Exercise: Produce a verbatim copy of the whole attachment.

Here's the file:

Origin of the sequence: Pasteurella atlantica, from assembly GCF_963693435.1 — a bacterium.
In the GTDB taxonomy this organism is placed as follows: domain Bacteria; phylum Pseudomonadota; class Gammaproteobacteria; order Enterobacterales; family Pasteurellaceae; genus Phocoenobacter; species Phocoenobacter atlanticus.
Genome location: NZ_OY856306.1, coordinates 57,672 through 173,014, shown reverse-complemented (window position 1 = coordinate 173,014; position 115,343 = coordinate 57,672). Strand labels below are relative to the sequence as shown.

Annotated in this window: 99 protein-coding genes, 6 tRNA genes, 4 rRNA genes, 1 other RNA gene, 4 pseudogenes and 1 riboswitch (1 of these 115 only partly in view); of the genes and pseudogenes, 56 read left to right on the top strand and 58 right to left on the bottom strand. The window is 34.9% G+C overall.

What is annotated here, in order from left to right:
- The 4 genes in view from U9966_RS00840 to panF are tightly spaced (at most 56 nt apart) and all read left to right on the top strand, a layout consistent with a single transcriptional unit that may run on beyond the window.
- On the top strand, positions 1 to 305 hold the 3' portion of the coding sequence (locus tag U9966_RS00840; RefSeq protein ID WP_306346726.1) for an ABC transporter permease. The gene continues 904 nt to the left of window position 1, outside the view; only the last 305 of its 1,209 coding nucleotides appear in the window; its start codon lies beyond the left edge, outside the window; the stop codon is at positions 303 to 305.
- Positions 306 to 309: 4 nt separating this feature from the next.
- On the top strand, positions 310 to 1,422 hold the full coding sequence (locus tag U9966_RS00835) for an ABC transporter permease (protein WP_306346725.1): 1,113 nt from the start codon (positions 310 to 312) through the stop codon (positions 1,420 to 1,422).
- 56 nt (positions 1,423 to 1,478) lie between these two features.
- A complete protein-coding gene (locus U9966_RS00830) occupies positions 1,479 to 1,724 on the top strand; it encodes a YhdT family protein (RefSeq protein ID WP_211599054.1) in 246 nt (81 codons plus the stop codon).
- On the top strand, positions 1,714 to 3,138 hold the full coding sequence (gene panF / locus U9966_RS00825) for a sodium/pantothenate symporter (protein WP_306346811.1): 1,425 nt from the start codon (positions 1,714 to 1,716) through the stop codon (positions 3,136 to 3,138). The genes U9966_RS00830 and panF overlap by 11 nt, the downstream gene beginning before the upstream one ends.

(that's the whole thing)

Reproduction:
Origin of the sequence: Pasteurella atlantica, from assembly GCF_963693435.1 — a bacterium.
In the GTDB taxonomy this organism is placed as follows: domain Bacteria; phylum Pseudomonadota; class Gammaproteobacteria; order Enterobacterales; family Pasteurellaceae; genus Phocoenobacter; species Phocoenobacter atlanticus.
Genome location: NZ_OY856306.1, coordinates 57,672 through 173,014, shown reverse-complemented (window position 1 = coordinate 173,014; position 115,343 = coordinate 57,672). Strand labels below are relative to the sequence as shown.

Annotated in this window: 99 protein-coding genes, 6 tRNA genes, 4 rRNA genes, 1 other RNA gene, 4 pseudogenes and 1 riboswitch (1 of these 115 only partly in view); of the genes and pseudogenes, 56 read left to right on the top strand and 58 right to left on the bottom strand. The window is 34.9% G+C overall.

What is annotated here, in order from left to right:
- The 4 genes in view from U9966_RS00840 to panF are tightly spaced (at most 56 nt apart) and all read left to right on the top strand, a layout consistent with a single transcriptional unit that may run on beyond the window.
- On the top strand, positions 1 to 305 hold the 3' portion of the coding sequence (locus tag U9966_RS00840; RefSeq protein ID WP_306346726.1) for an ABC transporter permease. The gene continues 904 nt to the left of window position 1, outside the view; only the last 305 of its 1,209 coding nucleotides appear in the window; its start codon lies beyond the left edge, outside the window; the stop codon is at positions 303 to 305.
- Positions 306 to 309: 4 nt separating this feature from the next.
- On the top strand, positions 310 to 1,422 hold the full coding sequence (locus tag U9966_RS00835) for an ABC transporter permease (protein WP_306346725.1): 1,113 nt from the start codon (positions 310 to 312) through the stop codon (positions 1,420 to 1,422).
- 56 nt (positions 1,423 to 1,478) lie between these two features.
- A complete protein-coding gene (locus U9966_RS00830) occupies positions 1,479 to 1,724 on the top strand; it encodes a YhdT family protein (RefSeq protein ID WP_211599054.1) in 246 nt (81 codons plus the stop codon).
- On the top strand, positions 1,714 to 3,138 hold the full coding sequence (gene panF / locus U9966_RS00825) for a sodium/pantothenate symporter (protein WP_306346811.1): 1,425 nt from the start codon (positions 1,714 to 1,716) through the stop codon (positions 3,136 to 3,138). The genes U9966_RS00830 and panF overlap by 11 nt, the downstream gene beginning before the upstream one ends.